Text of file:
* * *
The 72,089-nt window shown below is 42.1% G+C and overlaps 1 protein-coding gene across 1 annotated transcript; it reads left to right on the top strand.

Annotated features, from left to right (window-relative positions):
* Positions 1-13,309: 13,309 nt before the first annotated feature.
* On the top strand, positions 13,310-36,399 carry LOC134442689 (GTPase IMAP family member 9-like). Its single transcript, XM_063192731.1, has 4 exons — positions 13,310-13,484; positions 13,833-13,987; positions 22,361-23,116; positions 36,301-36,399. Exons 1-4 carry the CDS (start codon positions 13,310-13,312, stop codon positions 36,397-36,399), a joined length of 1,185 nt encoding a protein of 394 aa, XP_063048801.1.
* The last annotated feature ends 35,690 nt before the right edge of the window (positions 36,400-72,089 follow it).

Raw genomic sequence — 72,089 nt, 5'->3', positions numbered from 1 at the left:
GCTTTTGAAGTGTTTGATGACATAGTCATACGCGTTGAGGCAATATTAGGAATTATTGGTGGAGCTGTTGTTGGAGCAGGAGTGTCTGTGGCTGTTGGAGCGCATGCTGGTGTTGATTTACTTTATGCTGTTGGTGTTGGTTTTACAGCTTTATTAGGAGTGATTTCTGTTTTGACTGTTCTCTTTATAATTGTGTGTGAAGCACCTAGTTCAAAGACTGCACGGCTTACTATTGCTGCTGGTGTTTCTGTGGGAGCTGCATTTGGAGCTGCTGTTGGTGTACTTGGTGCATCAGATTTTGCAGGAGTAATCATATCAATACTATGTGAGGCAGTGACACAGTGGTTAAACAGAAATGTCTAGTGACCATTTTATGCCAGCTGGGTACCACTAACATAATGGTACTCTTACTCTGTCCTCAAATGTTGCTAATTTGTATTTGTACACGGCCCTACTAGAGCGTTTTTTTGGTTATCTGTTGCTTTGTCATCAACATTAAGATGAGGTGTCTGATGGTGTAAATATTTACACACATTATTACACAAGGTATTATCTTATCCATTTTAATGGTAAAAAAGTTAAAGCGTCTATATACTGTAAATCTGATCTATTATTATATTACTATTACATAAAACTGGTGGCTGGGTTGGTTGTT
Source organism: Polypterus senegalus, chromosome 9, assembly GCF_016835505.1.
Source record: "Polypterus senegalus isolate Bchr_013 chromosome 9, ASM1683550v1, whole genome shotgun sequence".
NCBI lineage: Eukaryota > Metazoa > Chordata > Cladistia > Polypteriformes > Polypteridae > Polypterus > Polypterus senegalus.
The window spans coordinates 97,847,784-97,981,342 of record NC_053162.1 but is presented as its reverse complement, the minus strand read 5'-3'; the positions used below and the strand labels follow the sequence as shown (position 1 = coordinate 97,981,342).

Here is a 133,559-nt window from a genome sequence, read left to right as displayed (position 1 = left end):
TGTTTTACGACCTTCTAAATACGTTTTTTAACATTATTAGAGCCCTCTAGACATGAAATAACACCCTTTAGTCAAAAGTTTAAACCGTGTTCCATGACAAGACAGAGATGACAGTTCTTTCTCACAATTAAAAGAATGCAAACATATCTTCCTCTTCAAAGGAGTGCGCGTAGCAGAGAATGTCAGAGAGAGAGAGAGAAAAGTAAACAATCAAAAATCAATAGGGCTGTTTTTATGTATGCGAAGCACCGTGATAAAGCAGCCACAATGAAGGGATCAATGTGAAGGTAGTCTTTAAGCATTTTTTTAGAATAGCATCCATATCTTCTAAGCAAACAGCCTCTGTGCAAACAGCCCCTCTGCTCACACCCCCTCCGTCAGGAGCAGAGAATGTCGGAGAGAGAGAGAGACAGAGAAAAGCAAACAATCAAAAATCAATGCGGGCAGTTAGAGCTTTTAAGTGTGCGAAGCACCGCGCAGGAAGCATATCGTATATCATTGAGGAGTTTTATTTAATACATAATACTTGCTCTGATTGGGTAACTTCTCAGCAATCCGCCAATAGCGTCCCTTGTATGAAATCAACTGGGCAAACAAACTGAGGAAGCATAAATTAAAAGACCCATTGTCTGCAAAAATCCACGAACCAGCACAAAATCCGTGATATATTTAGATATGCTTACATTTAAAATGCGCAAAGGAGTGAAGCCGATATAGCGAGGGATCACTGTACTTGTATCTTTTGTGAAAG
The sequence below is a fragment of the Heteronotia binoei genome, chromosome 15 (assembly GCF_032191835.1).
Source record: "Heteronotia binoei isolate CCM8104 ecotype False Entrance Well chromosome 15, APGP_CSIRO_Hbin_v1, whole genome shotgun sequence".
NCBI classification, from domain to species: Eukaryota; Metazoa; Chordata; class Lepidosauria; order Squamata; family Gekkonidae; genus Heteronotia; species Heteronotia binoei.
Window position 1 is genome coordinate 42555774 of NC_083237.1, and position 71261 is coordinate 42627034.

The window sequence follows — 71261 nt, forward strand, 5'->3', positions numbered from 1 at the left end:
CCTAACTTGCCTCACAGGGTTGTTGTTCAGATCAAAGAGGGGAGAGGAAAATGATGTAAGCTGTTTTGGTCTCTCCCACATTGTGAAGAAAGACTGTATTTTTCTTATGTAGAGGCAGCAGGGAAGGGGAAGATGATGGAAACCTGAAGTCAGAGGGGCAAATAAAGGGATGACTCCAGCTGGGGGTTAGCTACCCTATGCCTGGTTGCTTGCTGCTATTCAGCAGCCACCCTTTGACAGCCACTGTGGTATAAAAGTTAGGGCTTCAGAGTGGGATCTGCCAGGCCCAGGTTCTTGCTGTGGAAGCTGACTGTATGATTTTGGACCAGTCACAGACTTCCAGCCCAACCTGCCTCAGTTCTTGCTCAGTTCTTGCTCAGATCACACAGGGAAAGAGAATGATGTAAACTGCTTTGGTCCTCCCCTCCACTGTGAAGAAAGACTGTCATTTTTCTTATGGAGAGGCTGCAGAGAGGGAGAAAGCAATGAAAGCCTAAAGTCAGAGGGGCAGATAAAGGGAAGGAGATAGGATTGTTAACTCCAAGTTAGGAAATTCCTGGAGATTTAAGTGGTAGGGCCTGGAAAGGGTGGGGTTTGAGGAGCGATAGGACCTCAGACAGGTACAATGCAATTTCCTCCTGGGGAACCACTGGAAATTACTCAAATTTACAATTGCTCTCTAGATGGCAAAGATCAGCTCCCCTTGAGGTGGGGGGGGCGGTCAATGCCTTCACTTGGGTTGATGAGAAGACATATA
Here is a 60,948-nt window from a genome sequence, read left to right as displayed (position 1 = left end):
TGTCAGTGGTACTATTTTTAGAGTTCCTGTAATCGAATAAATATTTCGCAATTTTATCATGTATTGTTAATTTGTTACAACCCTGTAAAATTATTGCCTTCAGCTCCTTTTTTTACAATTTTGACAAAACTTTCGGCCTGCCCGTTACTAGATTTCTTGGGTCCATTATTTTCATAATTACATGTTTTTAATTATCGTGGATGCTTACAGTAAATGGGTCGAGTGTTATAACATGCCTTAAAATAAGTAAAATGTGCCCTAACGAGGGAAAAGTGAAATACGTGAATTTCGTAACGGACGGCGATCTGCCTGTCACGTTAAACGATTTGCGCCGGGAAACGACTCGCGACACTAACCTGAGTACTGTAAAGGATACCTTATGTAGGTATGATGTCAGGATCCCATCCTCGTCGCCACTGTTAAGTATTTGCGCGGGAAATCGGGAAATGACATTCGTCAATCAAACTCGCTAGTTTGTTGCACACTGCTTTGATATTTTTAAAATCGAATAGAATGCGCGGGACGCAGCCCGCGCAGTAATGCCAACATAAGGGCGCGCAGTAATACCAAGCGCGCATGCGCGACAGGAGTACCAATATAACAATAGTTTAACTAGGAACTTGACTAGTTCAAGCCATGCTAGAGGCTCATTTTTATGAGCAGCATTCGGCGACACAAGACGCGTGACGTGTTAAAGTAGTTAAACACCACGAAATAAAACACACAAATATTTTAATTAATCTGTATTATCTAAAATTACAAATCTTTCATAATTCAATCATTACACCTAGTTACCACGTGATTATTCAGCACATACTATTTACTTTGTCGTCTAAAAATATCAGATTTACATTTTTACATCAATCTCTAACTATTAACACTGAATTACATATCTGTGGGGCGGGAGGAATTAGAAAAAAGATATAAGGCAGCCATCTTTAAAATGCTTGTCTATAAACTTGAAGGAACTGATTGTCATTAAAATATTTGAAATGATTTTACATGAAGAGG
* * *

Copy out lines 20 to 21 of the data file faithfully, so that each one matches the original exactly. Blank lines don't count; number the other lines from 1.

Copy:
Here is a 60,948-nt window from a genome sequence, read left to right as displayed (position 1 = left end):
TGTCAGTGGTACTATTTTTAGAGTTCCTGTAATCGAATAAATATTTCGCAATTTTATCATGTATTGTTAATTTGTTACAACCCTGTAAAATTATTGCCTTCAGCTCCTTTTTTTACAATTTTGACAAAACTTTCGGCCTGCCCGTTACTAGATTTCTTGGGTCCATTATTTTCATAATTACATGTTTTTAATTATCGTGGATGCTTACAGTAAATGGGTCGAGTGTTATAACATGCCTTAAAATAAGTAAAATGTGCCCTAACGAGGGAAAAGTGAAATACGTGAATTTCGTAACGGACGGCGATCTGCCTGTCACGTTAAACGATTTGCGCCGGGAAACGACTCGCGACACTAACCTGAGTACTGTAAAGGATACCTTATGTAGGTATGATGTCAGGATCCCATCCTCGTCGCCACTGTTAAGTATTTGCGCGGGAAATCGGGAAATGACATTCGTCAATCAAACTCGCTAGTTTGTTGCACACTGCTTTGATATTTTTAAAATCGAATAGAATGCGCGGGACGCAGCCCGCGCAGTAATGCCAACATAAGGGCGCGCAGTAATACCAAGCGCGCATGCGCGACAGGAGTACCAATATAACAATAGTTTAACTAGGAACTTGACTAGTTCAAGCCATGCTAGAGGCTCATTTTTATGAGCAGCATTCGGCGACACAAGACGCGTGACGTGTTAAAGTAGTTAAACACCACGAAATAAAACACACAAATATTTTAATTAATCTGTATTATCTAAAATTACAAATCTTTCATAATTCAATCATTACACCTAGTTACCACGTGATTATTCAGCACATACTATTTACTTTGTCGTCTAAAAATATCAGATTTACATTTTTACATCAATCTCTAACTATTAACACTGAATTACATATCTGTGGGGCGGGAGGAATTAGAAAAAAGATATAAGGCAGCCATCTTTAAAATGCTTGTCTATAAACTTGAAGGAACTGATTGTCATTAAAATATTTGAAATGATTTTACATGAAGAGG